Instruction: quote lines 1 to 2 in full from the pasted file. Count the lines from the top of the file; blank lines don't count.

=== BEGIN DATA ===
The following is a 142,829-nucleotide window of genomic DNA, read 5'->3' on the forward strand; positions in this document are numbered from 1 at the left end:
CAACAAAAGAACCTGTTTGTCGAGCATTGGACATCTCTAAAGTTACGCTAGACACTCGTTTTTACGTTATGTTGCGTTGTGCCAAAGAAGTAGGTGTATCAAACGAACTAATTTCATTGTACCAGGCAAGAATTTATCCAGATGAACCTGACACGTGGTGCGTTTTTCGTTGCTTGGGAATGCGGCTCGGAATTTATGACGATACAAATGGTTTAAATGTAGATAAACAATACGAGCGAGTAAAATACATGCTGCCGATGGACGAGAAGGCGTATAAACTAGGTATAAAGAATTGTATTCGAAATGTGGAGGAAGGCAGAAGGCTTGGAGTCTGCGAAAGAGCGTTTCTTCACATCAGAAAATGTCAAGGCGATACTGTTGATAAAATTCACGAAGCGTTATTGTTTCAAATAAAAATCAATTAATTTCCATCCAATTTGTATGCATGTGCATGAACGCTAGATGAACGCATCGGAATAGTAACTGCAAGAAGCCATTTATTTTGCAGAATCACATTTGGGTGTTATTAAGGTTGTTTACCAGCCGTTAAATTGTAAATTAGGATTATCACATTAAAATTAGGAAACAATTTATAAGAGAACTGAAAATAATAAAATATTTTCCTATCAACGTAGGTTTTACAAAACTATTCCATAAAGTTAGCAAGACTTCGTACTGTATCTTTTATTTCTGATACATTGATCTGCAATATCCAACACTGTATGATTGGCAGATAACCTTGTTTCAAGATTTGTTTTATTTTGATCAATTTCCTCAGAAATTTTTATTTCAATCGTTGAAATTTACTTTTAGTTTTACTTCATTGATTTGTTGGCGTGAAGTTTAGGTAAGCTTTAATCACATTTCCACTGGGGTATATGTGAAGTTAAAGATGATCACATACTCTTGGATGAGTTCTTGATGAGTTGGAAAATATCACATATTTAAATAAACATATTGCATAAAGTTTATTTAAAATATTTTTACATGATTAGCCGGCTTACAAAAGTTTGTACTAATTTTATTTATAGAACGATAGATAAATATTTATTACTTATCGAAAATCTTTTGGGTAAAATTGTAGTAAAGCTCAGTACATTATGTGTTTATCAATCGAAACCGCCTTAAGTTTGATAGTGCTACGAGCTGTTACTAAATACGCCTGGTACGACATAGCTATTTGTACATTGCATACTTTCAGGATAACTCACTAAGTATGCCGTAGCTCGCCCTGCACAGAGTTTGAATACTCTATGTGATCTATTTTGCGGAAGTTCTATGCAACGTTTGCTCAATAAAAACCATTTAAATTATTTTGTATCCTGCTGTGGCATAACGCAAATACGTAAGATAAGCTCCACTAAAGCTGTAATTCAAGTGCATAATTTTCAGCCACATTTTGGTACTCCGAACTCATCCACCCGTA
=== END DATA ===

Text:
The following is a 142,829-nucleotide window of genomic DNA, read 5'->3' on the forward strand; positions in this document are numbered from 1 at the left end:
CAACAAAAGAACCTGTTTGTCGAGCATTGGACATCTCTAAAGTTACGCTAGACACTCGTTTTTACGTTATGTTGCGTTGTGCCAAAGAAGTAGGTGTATCAAACGAACTAATTTCATTGTACCAGGCAAGAATTTATCCAGATGAACCTGACACGTGGTGCGTTTTTCGTTGCTTGGGAATGCGGCTCGGAATTTATGACGATACAAATGGTTTAAATGTAGATAAACAATACGAGCGAGTAAAATACATGCTGCCGATGGACGAGAAGGCGTATAAACTAGGTATAAAGAATTGTATTCGAAATGTGGAGGAAGGCAGAAGGCTTGGAGTCTGCGAAAGAGCGTTTCTTCACATCAGAAAATGTCAAGGCGATACTGTTGATAAAATTCACGAAGCGTTATTGTTTCAAATAAAAATCAATTAATTTCCATCCAATTTGTATGCATGTGCATGAACGCTAGATGAACGCATCGGAATAGTAACTGCAAGAAGCCATTTATTTTGCAGAATCACATTTGGGTGTTATTAAGGTTGTTTACCAGCCGTTAAATTGTAAATTAGGATTATCACATTAAAATTAGGAAACAATTTATAAGAGAACTGAAAATAATAAAATATTTTCCTATCAACGTAGGTTTTACAAAACTATTCCATAAAGTTAGCAAGACTTCGTACTGTATCTTTTATTTCTGATACATTGATCTGCAATATCCAACACTGTATGATTGGCAGATAACCTTGTTTCAAGATTTGTTTTATTTTGATCAATTTCCTCAGAAATTTTTATTTCAATCGTTGAAATTTACTTTTAGTTTTACTTCATTGATTTGTTGGCGTGAAGTTTAGGTAAGCTTTAATCACATTTCCACTGGGGTATATGTGAAGTTAAAGATGATCACATACTCTTGGATGAGTTCTTGATGAGTTGGAAAATATCACATATTTAAATAAACATATTGCATAAAGTTTATTTAAAATATTTTTACATGATTAGCCGGCTTACAAAAGTTTGTACTAATTTTATTTATAGAACGATAGATAAATATTTATTACTTATCGAAAATCTTTTGGGTAAAATTGTAGTAAAGCTCAGTACATTATGTGTTTATCAATCGAAACCGCCTTAAGTTTGATAGTGCTACGAGCTGTTACTAAATACGCCTGGTACGACATAGCTATTTGTACATTGCATACTTTCAGGATAACTCACTAAGTATGCCGTAGCTCGCCCTGCACAGAGTTTGAATACTCTATGTGATCTATTTTGCGGAAGTTCTATGCAACGTTTGCTCAATAAAAACCATTTAAATTATTTTGTATCCTGCTGTGGCATAACGCAAATACGTAAGATAAGCTCCACTAAAGCTGTAATTCAAGTGCATAATTTTCAGCCACATTTTGGTACTCCGAACTCATCCACCCGTA